Kim
S-H
Kang
C-I
Kim
H-B
, et al.  . 
Outcomes of hickman catheter salvage in febrile neutropenic cancer patients with Staphylococcus aureus bacteremia
Infect Control Hosp Epidemiol
 , 
2003
, vol. 
24
 (pg. 
897
-
904
)
20.
Kovacs
J
Masour
H
Evolving health effects of Pneumocystis: one hundred years of progress of diagnosis and treatment
JAMA
 , 
2009
, vol. 
301
 (pg. 
2578
-
2585
)
21.
Walsh
TJ
Teppler
H
Donowitz
GR
, et al.  . 
Caspofungin versus liposomal amphotericin B for empirical antifungal therapy in patients with persistent fever and neutropenia
N Engl J Med
 , 
2004
, vol. 
351
 (pg. 
1391
-
1402
)
22.
Rüping
MJ
Vehreschild
JJ
Cornely
OA
Patients at high risk of invasive fungal infections. When and how to treat
Drugs
 , 
2008
, vol. 
68
 (pg. 
1941
-
1962
)
23.
Ziglam
HM
Gelly
KJ
Olver
WJ
A survey of the antibiotic treatment of febrile neutropenia in haematology units in the United Kingdom
Clin Lab Haematol
 , 
2006
, vol. 
27
 (pg. 
374
-
378
)
24.
Herbrecht
R
Denning
DW
Patterson
TF
, et al.  . 
Voriconazole versus amphotericin B for primary therapy of invasive aspergillosis
N Engl J Med
 , 
2002
, vol. 
347
 (pg. 
408
-
415
)
25.
Cornely
OA
Maertens
J
Bresnik
M
, et al.  . 
Liposomal amphotericin B as initial therapy for invasive mold infection: a randomized trial comparing a high-loading dose regimen with standard dosing (AmBiLoad Trial)
Clin Infect Dis
 , 
2007
, vol. 
44
 (pg. 
1289
-
1297
)
26.
Dockrell
DH
Salvage therapy for invasive aspergillosis
J Antimicrob Chemother
 , 
2008
, vol. 
61
 
Suppl
(pg. 
41
-
44
)
27.
Glenny
AM
Fernandez
Mauleffinch LM
, et al.  . 
Interventions for the prevention and treatment of herpes simplex virus in patients being treated for cancer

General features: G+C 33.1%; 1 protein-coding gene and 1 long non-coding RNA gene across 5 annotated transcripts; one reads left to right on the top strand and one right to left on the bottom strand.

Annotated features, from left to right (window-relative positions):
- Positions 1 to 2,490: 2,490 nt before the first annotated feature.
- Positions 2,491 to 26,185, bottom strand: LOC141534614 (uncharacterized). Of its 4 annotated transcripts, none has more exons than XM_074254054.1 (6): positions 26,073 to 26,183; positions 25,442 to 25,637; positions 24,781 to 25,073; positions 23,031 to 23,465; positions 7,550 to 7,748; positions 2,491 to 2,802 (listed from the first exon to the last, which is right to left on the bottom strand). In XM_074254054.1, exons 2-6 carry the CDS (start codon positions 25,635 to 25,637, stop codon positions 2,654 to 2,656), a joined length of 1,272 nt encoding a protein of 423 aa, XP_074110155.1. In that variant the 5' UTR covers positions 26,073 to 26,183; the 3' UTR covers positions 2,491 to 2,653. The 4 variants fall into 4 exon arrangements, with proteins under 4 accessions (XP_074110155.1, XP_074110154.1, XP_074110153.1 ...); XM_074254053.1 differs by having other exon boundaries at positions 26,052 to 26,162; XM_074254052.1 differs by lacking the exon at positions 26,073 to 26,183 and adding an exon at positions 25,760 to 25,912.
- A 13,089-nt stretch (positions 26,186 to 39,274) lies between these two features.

Cochrane Database Systematic Review
 , 
2009
 
(issue 1): CD006706
28.
Torrez-Madriz
G
Boucher
HW
Immunocompromised hosts: perspectives in the treatment and prophylaxis of cytomegalovirus disease in solid-organ transplant recipients
Clin Infect Dis
 , 
2008
, vol. 
47
 (pg. 
702
-
711
)
29.
Schmutzhard
E
Williams
KJ
Vukmirovits
G
, et al.  . 
A randomised comparison of meropenem with cefotaxime or ceftriaxone for the treatment of bacterial meningitis in adults. Meropenem Meningitis Study Group
J Antimicrob Chemother
 , 
1995
, vol. 
36
 
Suppl
(pg. 
85
-
97
)
30.
Freifeld
A
Marchigiani
D
Walsh
T
, et al.  . 
A double-blind comparison of empirical oral and intravenous antibiotic therapy for low-risk febrile patients with neutropenia during cancer chemotherapy
N Engl J Med
 , 
1999
, vol. 
341
 (pg. 
305
-
311
)
31.
Innes
HE
Smith
DB
, et al.  . 
Oral antibiotics with early hospital discharge compared with in-patient intravenous antibiotics for low-risk febrile neutropenia in patients with cancer: a prospective randomised controlled single centre study
Br J Cancer
 , 
2003
, vol. 
89
 (pg. 
43
-
49
)

Author notes

Approved by the ESMO Guidelines Working Group: October 2008, last update January 2010. This publication supercedes the previously published version—Ann Oncol 2009; 20 (Suppl 4): iv166–iv169.
Conflict of interest: The authors have reported no conflicts of interest.